During the summer of 1954, the United States Air Force was on high alert. A pair of mysterious objects had been located in orbit between 400 and 600 miles from Earth, and now officials were in a state of confusion as to what they might represent. Could they be non-terrestrial objects of natural origin, or could they be something else entirely?
A more concerning possibility also lurked in the minds of officials at the time: what if the objects were manmade, and possibly of Soviet origin?
Dr. Lincoln La Paz, then the head of the Extra-Terrestrial Bodies Institute at the University of New Mexico, had been in constant communication with the Air Force about their unusual new problem. For weeks, he shot back and forth between the Palomar Observatory in California and the missile test center at White Sands, New Mexico, until it was finally determined by the astronomer that the objects were indeed natural: they were only meteors.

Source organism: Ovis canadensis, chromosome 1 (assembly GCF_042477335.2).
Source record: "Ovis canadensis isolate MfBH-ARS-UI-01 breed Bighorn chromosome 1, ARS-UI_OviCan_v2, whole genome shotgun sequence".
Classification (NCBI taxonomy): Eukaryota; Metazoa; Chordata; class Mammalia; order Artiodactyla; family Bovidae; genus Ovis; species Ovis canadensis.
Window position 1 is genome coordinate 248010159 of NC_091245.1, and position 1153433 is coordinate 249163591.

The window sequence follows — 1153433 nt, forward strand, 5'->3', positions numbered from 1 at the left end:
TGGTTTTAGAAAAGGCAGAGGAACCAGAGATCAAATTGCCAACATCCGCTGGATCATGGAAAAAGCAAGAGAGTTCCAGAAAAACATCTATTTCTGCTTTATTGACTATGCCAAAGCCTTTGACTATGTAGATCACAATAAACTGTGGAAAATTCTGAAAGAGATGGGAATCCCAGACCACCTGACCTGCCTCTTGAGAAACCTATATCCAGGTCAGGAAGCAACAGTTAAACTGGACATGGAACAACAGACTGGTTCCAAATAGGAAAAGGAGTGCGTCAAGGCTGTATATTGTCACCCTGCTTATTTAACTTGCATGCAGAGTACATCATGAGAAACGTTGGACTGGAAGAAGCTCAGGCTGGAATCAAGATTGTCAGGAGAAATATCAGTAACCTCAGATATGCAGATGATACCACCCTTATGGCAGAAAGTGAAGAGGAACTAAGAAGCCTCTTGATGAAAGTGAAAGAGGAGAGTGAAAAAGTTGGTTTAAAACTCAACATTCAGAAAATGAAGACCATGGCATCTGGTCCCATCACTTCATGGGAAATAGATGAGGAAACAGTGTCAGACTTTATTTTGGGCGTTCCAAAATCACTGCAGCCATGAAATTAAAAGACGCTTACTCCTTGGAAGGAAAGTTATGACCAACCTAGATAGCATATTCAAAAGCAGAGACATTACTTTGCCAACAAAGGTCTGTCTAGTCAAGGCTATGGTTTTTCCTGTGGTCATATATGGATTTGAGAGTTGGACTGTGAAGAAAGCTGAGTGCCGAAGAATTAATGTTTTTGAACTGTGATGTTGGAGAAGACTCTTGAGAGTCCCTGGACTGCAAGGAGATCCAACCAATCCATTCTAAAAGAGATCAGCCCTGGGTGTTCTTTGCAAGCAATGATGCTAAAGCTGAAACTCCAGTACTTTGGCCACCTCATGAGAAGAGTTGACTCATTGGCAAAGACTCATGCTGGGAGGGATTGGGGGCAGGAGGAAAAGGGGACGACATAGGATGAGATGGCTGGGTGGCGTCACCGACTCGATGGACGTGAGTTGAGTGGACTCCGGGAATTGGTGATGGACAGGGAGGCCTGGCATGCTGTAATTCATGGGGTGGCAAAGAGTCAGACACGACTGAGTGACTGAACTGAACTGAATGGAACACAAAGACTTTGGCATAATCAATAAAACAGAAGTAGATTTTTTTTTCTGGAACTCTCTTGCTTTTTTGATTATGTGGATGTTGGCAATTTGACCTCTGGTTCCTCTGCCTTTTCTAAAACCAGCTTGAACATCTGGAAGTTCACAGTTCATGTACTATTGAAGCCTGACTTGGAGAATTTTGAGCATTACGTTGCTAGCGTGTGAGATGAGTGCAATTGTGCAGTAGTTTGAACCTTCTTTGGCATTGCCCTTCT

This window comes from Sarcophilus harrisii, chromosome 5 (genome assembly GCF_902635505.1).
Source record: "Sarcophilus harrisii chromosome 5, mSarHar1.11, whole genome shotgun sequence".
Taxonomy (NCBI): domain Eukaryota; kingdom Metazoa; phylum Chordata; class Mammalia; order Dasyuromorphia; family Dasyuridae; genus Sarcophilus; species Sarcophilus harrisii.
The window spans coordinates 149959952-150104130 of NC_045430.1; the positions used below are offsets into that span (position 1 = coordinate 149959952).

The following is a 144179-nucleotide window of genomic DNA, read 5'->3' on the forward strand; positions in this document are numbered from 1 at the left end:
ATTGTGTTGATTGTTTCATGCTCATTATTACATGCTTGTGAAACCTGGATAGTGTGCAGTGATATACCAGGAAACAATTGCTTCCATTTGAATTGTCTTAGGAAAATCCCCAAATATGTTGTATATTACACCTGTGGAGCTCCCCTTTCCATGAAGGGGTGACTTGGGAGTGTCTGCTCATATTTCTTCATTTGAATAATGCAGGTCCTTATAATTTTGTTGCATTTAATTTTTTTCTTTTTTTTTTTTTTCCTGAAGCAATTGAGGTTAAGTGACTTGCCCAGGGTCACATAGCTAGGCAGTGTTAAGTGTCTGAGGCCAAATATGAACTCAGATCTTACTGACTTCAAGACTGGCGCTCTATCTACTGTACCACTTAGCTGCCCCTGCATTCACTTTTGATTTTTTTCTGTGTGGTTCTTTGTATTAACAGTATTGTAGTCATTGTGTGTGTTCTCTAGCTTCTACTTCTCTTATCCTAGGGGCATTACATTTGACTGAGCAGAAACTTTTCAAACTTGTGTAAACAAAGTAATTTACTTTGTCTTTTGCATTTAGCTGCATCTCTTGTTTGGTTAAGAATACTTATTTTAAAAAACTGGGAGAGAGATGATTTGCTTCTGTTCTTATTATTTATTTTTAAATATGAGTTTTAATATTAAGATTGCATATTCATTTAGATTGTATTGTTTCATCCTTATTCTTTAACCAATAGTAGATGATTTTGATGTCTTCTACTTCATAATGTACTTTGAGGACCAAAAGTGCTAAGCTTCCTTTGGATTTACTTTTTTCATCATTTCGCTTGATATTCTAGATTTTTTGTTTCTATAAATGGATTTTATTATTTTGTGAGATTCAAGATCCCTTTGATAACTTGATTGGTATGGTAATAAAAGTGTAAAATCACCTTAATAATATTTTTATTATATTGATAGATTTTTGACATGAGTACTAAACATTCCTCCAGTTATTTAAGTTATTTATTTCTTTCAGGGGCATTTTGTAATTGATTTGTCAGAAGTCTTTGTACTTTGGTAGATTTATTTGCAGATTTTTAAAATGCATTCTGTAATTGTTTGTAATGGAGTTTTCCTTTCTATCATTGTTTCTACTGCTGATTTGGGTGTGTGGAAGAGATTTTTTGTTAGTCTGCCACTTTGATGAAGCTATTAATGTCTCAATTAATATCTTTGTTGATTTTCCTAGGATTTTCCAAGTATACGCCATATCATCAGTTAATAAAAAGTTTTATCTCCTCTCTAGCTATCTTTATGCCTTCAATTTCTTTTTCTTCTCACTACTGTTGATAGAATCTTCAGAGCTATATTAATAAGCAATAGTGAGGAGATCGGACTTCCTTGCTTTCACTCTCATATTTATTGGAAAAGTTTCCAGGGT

The story received tremendous attention after it first appeared in Aviation Week, and just days later, a source close to the Army Office of Ordnance Research assured the New York Times that no satellites deemed to be of artificial origin had been detected yet, adding about La Paz’s meteors that “there was absolutely no connection between the reported satellites and flying saucer reports.”
The search for objects in Earth’s orbit had been virgin territory in 1954, and the events in the fall of that year were only a foreshadowing of the kind of public fear yet to come. Once the Soviets actually did launch Sputnik 1 from the Baikonur Cosmodrome in the early days of October 1957, concerns about a technological gap among Western nations escalated into a full-blown crisis.